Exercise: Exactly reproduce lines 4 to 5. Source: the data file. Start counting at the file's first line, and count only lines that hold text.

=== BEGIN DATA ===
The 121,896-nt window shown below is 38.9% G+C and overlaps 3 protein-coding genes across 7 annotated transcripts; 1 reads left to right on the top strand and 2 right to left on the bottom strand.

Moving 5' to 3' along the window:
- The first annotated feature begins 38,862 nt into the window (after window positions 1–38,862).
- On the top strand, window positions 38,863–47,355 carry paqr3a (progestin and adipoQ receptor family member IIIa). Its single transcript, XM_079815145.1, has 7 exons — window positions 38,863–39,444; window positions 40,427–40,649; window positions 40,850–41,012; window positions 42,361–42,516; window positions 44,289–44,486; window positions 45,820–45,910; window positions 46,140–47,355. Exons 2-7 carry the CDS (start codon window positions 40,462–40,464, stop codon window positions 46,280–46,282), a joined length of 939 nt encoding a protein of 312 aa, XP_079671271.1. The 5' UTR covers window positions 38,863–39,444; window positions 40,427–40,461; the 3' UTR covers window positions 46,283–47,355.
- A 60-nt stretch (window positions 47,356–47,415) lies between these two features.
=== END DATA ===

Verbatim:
- On the top strand, window positions 38,863–47,355 carry paqr3a (progestin and adipoQ receptor family member IIIa). Its single transcript, XM_079815145.1, has 7 exons — window positions 38,863–39,444; window positions 40,427–40,649; window positions 40,850–41,012; window positions 42,361–42,516; window positions 44,289–44,486; window positions 45,820–45,910; window positions 46,140–47,355. Exons 2-7 carry the CDS (start codon window positions 40,462–40,464, stop codon window positions 46,280–46,282), a joined length of 939 nt encoding a protein of 312 aa, XP_079671271.1. The 5' UTR covers window positions 38,863–39,444; window positions 40,427–40,461; the 3' UTR covers window positions 46,283–47,355.
- A 60-nt stretch (window positions 47,356–47,415) lies between these two features.